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Food: Trans Fats

Volume 716: debated on Wednesday 27 January 2010


Asked by

To ask Her Majesty’s Government whether they will introduce measures to eradicate artificial trans-fatty acids from the British diet, as recommended by the Faculty of Public Health and the Royal Society for Public Health. [HL1365]

The Government note the reports by the Faculty of Public Health and the Royal Society for Public Health regarding the banning of artificial trans fats from foods.

The Food Standards Agency (FSA) carried out a comprehensive review of the health impacts of trans fats in 2007, and reported that voluntary action taken by the food industry to reduce the levels of trans fats in foods in the United Kingdom has been successful in achieving the reduction in dietary intakes to 1 per cent of food energy. The Scientific Advisory Committee on Nutrition (SACN) recommends that trans fats should contribute no more than 2 per cent. of food energy. Given this, the Government believe that further action including legislation would be unlikely to deliver any additional health benefit. The FSA continues to monitor the intakes of trans fats.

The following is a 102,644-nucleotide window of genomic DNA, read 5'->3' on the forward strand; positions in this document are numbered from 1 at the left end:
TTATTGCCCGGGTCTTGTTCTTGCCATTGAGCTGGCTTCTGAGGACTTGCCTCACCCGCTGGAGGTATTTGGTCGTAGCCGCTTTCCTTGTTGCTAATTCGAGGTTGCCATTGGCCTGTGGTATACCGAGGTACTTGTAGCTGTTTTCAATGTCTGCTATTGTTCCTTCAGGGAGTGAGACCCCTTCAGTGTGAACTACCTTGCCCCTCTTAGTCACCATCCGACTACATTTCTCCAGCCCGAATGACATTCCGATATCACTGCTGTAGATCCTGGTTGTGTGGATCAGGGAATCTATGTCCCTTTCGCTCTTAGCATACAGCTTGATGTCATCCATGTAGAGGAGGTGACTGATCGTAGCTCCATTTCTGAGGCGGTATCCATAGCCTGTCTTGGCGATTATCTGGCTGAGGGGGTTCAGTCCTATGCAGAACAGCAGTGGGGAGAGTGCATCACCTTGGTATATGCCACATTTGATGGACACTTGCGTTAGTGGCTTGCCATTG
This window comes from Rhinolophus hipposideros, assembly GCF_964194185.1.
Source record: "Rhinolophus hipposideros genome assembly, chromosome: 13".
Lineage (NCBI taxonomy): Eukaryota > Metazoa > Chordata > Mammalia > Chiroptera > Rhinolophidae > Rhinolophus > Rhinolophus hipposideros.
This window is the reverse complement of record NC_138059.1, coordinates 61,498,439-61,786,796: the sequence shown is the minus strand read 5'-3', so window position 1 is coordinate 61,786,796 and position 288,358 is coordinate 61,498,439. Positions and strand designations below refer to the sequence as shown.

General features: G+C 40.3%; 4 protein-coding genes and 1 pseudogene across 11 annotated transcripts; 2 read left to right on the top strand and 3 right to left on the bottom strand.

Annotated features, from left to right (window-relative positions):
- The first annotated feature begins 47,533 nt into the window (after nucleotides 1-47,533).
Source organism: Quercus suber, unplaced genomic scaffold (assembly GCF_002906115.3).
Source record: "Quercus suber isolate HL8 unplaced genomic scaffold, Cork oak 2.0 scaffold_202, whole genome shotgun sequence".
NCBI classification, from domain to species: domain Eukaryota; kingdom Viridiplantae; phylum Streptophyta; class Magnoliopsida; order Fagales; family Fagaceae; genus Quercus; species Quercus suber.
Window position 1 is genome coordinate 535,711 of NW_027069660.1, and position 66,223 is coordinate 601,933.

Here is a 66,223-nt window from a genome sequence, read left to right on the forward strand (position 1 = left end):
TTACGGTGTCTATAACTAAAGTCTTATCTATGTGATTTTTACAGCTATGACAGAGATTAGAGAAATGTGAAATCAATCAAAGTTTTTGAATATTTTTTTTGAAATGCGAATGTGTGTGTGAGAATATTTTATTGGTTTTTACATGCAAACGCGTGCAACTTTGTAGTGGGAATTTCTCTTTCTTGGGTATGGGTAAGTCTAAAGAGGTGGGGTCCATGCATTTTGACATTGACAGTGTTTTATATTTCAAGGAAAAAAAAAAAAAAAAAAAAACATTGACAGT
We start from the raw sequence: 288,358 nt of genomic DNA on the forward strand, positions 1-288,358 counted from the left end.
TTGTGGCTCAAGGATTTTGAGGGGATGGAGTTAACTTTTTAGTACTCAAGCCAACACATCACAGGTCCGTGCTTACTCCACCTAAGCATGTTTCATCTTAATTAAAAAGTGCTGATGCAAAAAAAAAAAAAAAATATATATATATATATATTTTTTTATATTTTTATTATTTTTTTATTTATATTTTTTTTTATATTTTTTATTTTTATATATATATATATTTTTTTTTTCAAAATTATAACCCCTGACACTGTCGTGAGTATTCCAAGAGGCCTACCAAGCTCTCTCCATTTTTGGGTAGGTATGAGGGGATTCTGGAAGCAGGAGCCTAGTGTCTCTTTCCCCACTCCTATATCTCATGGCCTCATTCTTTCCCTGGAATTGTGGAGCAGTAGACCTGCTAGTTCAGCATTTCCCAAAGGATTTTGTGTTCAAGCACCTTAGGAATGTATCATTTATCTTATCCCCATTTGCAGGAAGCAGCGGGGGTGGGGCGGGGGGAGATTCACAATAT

The FSA is currently focussing effort on reducing intakes of saturated fat where there is clear evidence that the UK population is consuming more than public health recommendations, which increases the risk of coronary heart disease.